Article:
Tonight we continued with our study of Step 4 on Obedience. As we go deeper into St. John’s writing we begin to see the fruit of this virtue that often remains hidden to our eyes. Our obedience fosters habit; in particular the habit of virtue where one acknowledges that God is a fellow laborer. Obedience also shapes the way that we approach the confession of our sins. It allows us to see their gravity, and it fosters within us the deepest sense of compunction. The fruit of this, however, is a repentance the draws us back into the arms of God swiftly and allows us to experience His healing grace. The great virtue also makes us cherish the gift of the Holy Eucharist more fully. We begin to understand how precious this gift is and so desire to protect our minds and our hearts from the greater attacks that often come after receiving our Lord. It also allows us to see that we do not engage in this battle in isolation but rather we march with the first martyr, that is Christ. Through obedience we always have the Divine Physician with us. If we do fall we are immediately aided and healed by his presence. For this reason we must also choose well a competent spiritual physician, an elder who himself has been formed and shaped by this great virtue. For St. John tells us that obedience brings humility and out of this humility is born dispassion. The more that we walk along this path the more we begin to experience the angelic life; that is, we begin to experience the very peace and the joy of the kingdom, God draws us into the very perfection of His Love.
Text of chat during the group:
00:09:42 FrDavid Abernethy: page 86, para 63
00:14:35 CMoran: I work at WQED so maybe I can run across 5th Ave. for liturgy.
00:14:49 CMoran: Cindy
00:15:46 Anthony: A lot of restraunters and homeschooling families?
00:18:07 Bonnie Lewis: Excellent!
00:20:11 Rachel: Thatsna 10 percent down payment in Cali
00:20:26 Rachel: lol
00:35:38 Marco da Vinha: Though I am a Latin, looking at Forgiveness Sunday just before Lent - the "Tithe of the Year" - brings to mind Mt 5:23-24: "Therefore if you bring your gift to the altar, and there remember that your brother has something against you, leave your gift there before the altar, and go your way. First be reconciled to your brother, and then come and offer your gift."
00:37:51 Eric Ewanco: It's easier to be humble when we are wrong, especially with those who are humble. It is much harder to be humble when we are right, dealing with those who are prideful and arrogant!
00:46:54 Kevin Clay: What does John mean by the last part: “For it is better to war with pollutions (thoughts) than with conceit.”
00:47:10 Bridget McGinley: What might those additional "spiritual sacrifices" look like after confession?
00:48:25 Rachel: Pride versus thoughts of various kinds that show the wounds of our disloyalty. ride may be more difficult and subtle?
00:49:05 Br Theophan the non-recluse: @kevin if one presumes that they have truly won the spiritual battle, then they fall prey to the sin of conceit, which is worst being engaged in a spiritual battle, as one is then too spiritually blind to see their sinful state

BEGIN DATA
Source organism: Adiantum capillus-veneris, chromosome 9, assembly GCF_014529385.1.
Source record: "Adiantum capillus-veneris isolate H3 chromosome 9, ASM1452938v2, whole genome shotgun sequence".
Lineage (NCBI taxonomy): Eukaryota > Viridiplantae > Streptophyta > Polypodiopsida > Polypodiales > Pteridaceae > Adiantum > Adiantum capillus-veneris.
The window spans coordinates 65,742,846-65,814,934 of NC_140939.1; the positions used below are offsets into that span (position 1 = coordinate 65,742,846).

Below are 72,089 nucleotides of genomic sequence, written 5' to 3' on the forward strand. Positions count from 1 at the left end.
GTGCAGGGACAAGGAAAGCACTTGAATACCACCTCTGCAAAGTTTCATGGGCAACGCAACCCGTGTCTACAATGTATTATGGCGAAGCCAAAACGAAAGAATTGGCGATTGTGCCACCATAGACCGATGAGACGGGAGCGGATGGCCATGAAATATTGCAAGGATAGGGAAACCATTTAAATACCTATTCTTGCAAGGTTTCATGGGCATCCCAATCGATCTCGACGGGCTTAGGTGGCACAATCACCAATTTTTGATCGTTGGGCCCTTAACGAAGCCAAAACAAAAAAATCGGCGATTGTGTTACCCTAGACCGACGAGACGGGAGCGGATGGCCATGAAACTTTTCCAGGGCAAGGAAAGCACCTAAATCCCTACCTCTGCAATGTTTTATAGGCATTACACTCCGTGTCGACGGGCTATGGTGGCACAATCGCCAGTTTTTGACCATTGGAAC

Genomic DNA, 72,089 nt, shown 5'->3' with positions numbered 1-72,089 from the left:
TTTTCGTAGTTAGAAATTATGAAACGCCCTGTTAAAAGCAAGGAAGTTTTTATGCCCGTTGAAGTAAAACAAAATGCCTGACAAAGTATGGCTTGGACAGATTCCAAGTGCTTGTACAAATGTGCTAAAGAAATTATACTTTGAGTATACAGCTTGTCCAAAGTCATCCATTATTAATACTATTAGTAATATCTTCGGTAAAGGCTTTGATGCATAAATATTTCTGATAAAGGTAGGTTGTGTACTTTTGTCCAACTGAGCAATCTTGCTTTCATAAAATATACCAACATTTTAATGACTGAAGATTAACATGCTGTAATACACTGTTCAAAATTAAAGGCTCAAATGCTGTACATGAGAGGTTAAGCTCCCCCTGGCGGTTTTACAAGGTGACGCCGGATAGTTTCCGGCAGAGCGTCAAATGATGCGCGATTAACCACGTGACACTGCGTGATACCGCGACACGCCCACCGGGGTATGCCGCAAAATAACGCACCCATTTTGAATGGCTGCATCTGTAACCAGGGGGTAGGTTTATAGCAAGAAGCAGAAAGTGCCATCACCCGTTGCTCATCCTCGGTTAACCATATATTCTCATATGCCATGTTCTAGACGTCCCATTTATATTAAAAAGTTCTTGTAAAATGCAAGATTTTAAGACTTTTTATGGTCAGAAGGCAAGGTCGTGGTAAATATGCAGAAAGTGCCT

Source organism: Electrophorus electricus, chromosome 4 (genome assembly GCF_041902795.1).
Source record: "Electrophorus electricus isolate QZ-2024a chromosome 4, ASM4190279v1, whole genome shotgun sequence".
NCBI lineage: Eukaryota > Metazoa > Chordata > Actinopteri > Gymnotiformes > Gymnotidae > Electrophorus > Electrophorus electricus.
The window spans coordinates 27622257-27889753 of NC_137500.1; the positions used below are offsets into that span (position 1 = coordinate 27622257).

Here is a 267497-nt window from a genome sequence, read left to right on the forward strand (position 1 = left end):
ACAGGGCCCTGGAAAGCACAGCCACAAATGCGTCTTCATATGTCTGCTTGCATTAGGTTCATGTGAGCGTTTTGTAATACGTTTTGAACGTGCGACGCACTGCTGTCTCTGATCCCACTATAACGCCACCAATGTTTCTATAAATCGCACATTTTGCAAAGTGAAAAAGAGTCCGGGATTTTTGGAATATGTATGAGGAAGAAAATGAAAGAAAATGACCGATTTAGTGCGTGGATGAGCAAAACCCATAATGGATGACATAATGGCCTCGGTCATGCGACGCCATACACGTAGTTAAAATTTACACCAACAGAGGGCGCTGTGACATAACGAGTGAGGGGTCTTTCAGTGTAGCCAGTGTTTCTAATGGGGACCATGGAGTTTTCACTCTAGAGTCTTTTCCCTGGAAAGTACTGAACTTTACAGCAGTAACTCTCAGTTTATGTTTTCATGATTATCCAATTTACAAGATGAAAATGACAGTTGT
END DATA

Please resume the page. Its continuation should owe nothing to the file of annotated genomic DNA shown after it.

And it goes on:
00:49:09 Rachel: Pride* o dear sorry for the typos
00:50:08 Rachel: ty Brother Theophan
00:52:45 Carol: Theophan said something similar about the time immediately after Communion, to seek solitude and privacy in one’s room to deepen the intimacy of prayer
00:53:48 Eric Ewanco: I believe, Lord, and profess that You are the Christ, the Son of the Living God, come to this world to save sinners, of whom I am the greatest. I believe also that this is really your spotless body and that this is really your precious blood. Wherefore I pray to You: have mercy on me and pardon my offenses, the deliberate and the indeliberate, those committed in word and in deed whether knowingly or inadvertently; and count me worthy to share without condemnation your spotless mysteries, for the remission of sins and for eternal life.
Receive me now, O Son of God, as a participant in your mystical supper: for I will not betray your mystery to your enemies, nor give You a kiss like Judas, but like the thief, I confess You: remember me, Lord, in your kingdom.
00:54:06 Marco da Vinha: Father, a bit of a digression, but do you have any idea of when penances to combat the passions stopped being the norm in the West? My own experience in the confessional has always been "pray X/Y/Z" and never any concrete actions to combat the vices I struggle with. And yet I read recently a saintly 16th century Dominican archbishop advising his priests to give penances according the the sins confessed: fasting for sins of gluttony/lust; almsgiving for avarice; prayer for sloth/acedia...
00:55:00 Eric Ewanco: "May the reception of your holy mysteries, Lord, be for me not to judgment or condemnation, but to the healing of (my) soul and body. Amen."
01:00:05 Henry Peresie: St. John Vianney was one of those priests who spent many hours in the confessional.
01:04:49 Eric Ewanco: I thought "hesychasm" arose a few centuries after John?
01:08:28 Anthony: As David said, something like even his bones groaned.
01:18:08 Rachel: This reminds me of the rich young man who encountered Our Lord Himself and went away sad, not willing to give up his attachments. How he followed all of the commandments in obedience..
01:18:38 Rachel: yet, God is found in His commandments. Or, hidden in His commandments.
01:19:09 Anthony: it makes sense since angels are under obedience and they are in God's happy presence.
01:20:04 Anthony: and here i thought they always were talking about not marrying. wow.
01:23:11 Rachel: The older copy's introduction is wonderful!
01:24:02 Marco da Vinha: God bless, Father!
01:24:08 CMoran: Thank you Father!!!
01:24:18 Rachel: Thank you Father and everyone
01:24:20 Bonnie Lewis: thank you again Father! Always wonderful.
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